Freshwater Software on Monday extended its SiteScope active Web site monitoring tool to cover Web services.
The wholly owned subsidiary of Mercury Interactive Corp., based in Boulder, Colo., added SiteScope monitors that can monitor the availability of Web services without using agent instrumentation.
The new SiteScope monitors, which generate synthetic transactions to test availability and response times, make the same type of call to a known Web service that an application would make, according to company officials.
The monitors support Simple Object Access Protocol, Dynamic Web Services Description Language invocations as well as eXtensible Markup Language Schema complex data types.
Diagnostics and dependency checking can also be automated by raising alerts that invoke a Web service.
Management tools for Web services are just beginning to reach the market. Only a handful of point tools providers such as Empirix, AmberPoint and others are shipping Web services management tools. They have a way to go before they are mature, believes Corey Ferengul, industry analyst with Meta Group Inc. in Chicago.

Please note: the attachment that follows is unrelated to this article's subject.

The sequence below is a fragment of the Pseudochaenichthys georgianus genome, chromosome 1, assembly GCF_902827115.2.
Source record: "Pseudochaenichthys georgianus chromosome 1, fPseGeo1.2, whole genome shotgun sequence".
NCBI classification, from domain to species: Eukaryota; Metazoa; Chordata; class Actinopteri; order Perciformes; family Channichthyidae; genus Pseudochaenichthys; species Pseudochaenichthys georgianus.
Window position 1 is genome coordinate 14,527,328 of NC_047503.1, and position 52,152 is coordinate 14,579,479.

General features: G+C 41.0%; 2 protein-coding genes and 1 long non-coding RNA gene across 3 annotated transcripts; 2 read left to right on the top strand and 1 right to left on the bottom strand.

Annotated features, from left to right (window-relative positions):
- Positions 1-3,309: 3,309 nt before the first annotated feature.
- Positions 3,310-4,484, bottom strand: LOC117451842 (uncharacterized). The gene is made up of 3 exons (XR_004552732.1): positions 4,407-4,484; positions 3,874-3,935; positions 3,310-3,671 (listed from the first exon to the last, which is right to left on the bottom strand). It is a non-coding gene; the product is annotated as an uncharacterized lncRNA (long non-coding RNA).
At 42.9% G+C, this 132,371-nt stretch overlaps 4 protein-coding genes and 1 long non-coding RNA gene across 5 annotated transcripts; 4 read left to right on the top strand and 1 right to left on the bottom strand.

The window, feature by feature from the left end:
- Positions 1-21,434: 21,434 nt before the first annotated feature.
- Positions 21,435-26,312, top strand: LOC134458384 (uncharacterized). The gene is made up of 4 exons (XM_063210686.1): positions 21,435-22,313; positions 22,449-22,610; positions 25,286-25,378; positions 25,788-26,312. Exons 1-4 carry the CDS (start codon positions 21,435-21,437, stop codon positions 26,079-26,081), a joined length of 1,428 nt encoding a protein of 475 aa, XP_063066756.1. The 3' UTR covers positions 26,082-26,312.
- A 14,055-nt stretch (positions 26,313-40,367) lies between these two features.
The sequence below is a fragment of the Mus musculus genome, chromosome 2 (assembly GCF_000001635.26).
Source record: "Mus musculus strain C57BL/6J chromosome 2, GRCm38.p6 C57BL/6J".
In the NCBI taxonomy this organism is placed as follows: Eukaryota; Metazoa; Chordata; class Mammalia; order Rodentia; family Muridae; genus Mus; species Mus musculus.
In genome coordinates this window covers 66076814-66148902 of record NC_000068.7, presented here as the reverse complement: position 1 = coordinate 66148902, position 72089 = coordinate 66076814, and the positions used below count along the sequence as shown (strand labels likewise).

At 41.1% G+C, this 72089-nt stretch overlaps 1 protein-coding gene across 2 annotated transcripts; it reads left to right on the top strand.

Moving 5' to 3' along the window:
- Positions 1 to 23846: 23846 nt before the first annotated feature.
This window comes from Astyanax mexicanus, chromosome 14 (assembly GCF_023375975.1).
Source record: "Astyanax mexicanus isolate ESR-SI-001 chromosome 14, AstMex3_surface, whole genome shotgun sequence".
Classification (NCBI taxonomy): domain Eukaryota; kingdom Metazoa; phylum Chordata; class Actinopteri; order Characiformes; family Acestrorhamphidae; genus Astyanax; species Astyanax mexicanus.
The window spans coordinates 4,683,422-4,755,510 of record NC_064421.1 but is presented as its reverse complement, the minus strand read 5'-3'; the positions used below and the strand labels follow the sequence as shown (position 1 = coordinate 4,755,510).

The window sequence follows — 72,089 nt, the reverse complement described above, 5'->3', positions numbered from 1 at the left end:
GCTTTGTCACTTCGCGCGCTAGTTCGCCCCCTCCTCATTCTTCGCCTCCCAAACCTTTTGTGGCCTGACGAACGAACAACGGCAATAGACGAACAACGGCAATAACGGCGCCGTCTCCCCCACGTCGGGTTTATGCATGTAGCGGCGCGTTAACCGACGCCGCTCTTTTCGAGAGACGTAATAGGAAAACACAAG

“You are able to exercise it, but it cant tell me how its (a Web service) operating,” Ferengul said of the new SiteScope Web services monitors.
This limitation is due to the limited performance data that Web services developers make available, he added.
The SiteScope Web monitors also provide the ability to summon a diagnostic Web service when the base Web service fails. That capability, if it is widely adopted by Web services developers, holds a lot of promise, believes Bill Gassman, industry analyst with Gartner Inc., in Amherst, N.H.
“Web services are a collection of things an application can do. You can have a self-diagnostic test in the Web service. For people developing Web services, having a self-diagnostic that can be invoked by a management system makes a lot of sense,” he said.
The SiteScope Web services monitors are available now from Freshwater in version 7.6 of SiteScope. They are priced starting at $2,995.
Since Mercury Interactive acquired Freshwater Software in May of last year, the company has more than doubled the number of monitors specific to networking devices, Web servers, databases, application servers and more. It now has 65 such monitors.